The Maritime History of the Great Lakes
British Whig (Kingston, ON), Sept. 14, 1883

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p.3 Another Steamer - Capt. Cross, of Smith's Falls, owner of the steamer Olive, and Capt. Noonan will put a steamer on Rideau Canal.

p.3 Here & There - Kingston forwarders by the canal are cutting rates. Swift has announced that he will carry freight at 5 cents per hundred.

The prop. City of Montreal will not leave here at her usual time on Sunday morning as she has been hauled out at Montreal.

The damaged American corn ex. propeller Armenia was sold in bond, 6,427 bushels, at 53 cents per bushel.

The Detroit Dry Dock Co. will build two new propellers, sister consorts of the prop. W.L. Frost to ply between Ogdensburg and Chicago. The Vermont Central R.R. will own the crafts.

The Athabaska, the first of the new iron steamships built on the Clyde for the Canadian Pacific Railway, for Lake Superior, is on her way out. She will be cut in two, sent through the canal, and refitted on reaching Lake Erie.


A very severe storm passed over Lake Michigan on Friday and Saturday last, in which the steamer Clinton was nearly disabled and for a time appeared powerless to resist the fury of the wind and waves. The Clinton left Chicago on Wednesday evening loaded with corn for Kingston and having in tow the barges Grimsby, Clyde and Gibraltar. A very fine breeze from the south assisted them until Friday morning, when the wind shifted to the north and increased to a hurricane. The Clinton was scarcely able to hold the vessels to the wind, but being a good sea boat and commanded by skillful officers all went well until about 11 o'clock, when the air pump gave way, rendering her engine almost useless. The steamer was no longer able to hold her tow and they were let loose when in sight of the Manitou Islands, Lake Michigan, under which the Captain endeavoured to get the Clinton for shelter. Very little headway was made, and as the leakage from the air pump increased the water in the fire hole, the crew began to feel that both they and the steamer were in great danger; they, headed by their mate, began to bail with pails, as the pumps were insufficient to remove the water which was rapidly raising. When still some distance from land the water began to extinguish the fires in the furnace, the firemen were unable to hold the steam and the crew showed signs of weariness and discouragement. Then they worked with the energy of despair and it was only by their strenuous efforts to save themselves from a watery grave that the steamer was kept afloat and the fires burning. About 3 o'clock the Clinton cast anchor under the lee of Manitou Island with over five feet of water in her firehole, her fires almost extinguished, her bulwarks stove in and the majority of her crew more or less injured, either from the scalding water or the rolling of the boat. On Sunday she proceeded to Cheboygan to undergo repairs. It is thought that the grain in the Clinton's hold is not much damaged. The crew wish publicly to thank the Captain and Mate for their coolness and ability in managing the vessel, and the engineers for the faithfulness with which they stood by their disabled engine in the storm and saved them from being buried beneath the billows of Lake Michigan. Later - A Cheboygan special announces the safe arrival there of all three of the Clinton's barges. No damage. The Clinton has made all necessary repairs, and is now en route for Kingston.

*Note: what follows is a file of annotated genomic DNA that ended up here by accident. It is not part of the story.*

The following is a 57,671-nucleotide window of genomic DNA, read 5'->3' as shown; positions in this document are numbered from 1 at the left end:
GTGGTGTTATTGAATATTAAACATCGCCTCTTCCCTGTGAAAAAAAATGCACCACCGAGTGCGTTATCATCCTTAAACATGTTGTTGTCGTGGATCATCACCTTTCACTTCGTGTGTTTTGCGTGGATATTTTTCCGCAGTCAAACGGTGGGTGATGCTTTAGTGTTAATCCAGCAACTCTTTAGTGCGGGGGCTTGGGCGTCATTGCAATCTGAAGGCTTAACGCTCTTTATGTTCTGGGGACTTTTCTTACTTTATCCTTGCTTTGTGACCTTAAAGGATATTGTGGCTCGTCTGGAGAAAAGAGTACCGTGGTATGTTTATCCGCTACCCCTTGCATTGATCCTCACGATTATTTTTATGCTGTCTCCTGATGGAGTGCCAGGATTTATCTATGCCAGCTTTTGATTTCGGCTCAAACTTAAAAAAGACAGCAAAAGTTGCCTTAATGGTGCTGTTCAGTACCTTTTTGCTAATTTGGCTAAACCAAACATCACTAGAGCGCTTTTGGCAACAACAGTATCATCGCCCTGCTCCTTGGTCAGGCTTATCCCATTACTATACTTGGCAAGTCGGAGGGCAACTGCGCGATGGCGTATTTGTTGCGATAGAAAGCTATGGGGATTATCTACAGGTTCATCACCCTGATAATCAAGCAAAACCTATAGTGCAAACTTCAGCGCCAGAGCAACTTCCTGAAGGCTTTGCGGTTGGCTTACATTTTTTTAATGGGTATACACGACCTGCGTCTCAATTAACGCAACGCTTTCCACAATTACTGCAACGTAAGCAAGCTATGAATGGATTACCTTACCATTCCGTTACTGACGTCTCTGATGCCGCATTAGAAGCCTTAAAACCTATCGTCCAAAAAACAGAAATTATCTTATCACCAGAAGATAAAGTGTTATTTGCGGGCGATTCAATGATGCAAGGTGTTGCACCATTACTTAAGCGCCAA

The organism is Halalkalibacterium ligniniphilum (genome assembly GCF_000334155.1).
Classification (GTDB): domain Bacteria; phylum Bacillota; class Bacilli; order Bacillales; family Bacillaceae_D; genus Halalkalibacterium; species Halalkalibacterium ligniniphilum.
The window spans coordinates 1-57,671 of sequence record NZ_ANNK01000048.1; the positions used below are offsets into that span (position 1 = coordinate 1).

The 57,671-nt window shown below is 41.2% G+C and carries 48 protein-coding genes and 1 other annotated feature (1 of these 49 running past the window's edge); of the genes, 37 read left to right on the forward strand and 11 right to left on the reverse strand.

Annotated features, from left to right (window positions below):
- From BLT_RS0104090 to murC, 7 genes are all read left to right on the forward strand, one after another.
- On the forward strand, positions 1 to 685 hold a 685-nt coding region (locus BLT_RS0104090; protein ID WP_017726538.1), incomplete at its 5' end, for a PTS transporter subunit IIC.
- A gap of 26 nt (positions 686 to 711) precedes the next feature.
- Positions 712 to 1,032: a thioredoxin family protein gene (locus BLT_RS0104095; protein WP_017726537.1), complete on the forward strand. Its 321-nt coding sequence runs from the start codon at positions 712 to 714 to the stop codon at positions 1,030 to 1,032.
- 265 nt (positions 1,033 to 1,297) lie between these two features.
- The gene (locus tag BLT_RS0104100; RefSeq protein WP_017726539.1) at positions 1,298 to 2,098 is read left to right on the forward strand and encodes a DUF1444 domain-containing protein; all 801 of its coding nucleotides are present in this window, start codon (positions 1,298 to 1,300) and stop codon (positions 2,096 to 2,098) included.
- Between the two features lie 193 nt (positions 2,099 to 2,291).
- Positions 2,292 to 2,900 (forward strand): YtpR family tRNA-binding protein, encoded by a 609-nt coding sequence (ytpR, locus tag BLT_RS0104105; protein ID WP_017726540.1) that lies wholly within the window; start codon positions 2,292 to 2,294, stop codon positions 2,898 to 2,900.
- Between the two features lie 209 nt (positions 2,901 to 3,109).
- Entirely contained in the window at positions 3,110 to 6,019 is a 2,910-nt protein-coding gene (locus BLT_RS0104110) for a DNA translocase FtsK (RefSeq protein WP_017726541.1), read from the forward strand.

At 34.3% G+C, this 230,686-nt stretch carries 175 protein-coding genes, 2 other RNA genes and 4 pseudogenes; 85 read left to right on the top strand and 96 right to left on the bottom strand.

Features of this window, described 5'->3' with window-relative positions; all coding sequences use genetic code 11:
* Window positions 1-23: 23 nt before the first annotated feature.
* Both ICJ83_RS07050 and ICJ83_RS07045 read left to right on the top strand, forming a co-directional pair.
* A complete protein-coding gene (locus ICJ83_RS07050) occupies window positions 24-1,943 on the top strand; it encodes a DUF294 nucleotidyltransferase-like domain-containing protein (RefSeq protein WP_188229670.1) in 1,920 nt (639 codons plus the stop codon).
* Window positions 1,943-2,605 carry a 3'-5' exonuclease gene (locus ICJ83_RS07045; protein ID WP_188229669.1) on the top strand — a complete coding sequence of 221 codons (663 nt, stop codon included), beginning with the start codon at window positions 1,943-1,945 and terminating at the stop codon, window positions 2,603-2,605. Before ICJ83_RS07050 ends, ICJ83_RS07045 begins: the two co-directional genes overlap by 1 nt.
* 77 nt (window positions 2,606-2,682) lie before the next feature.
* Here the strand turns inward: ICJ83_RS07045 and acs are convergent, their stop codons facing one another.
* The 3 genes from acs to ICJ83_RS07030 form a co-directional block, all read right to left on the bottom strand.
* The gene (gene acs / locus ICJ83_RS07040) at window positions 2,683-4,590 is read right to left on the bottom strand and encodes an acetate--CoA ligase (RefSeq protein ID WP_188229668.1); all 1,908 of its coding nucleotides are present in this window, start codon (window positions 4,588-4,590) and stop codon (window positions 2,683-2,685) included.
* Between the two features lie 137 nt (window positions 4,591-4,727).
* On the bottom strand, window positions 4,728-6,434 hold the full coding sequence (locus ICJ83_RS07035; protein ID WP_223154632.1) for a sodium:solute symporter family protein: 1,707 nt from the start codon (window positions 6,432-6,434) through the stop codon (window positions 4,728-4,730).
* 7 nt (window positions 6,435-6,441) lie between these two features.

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Sept. 14, 1883
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Rick Neilson
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Public domain: Copyright has expired according to the applicable Canadian or American laws. No restrictions on use.
Maritime History of the Great Lakes
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British Whig (Kingston, ON), Sept. 14, 1883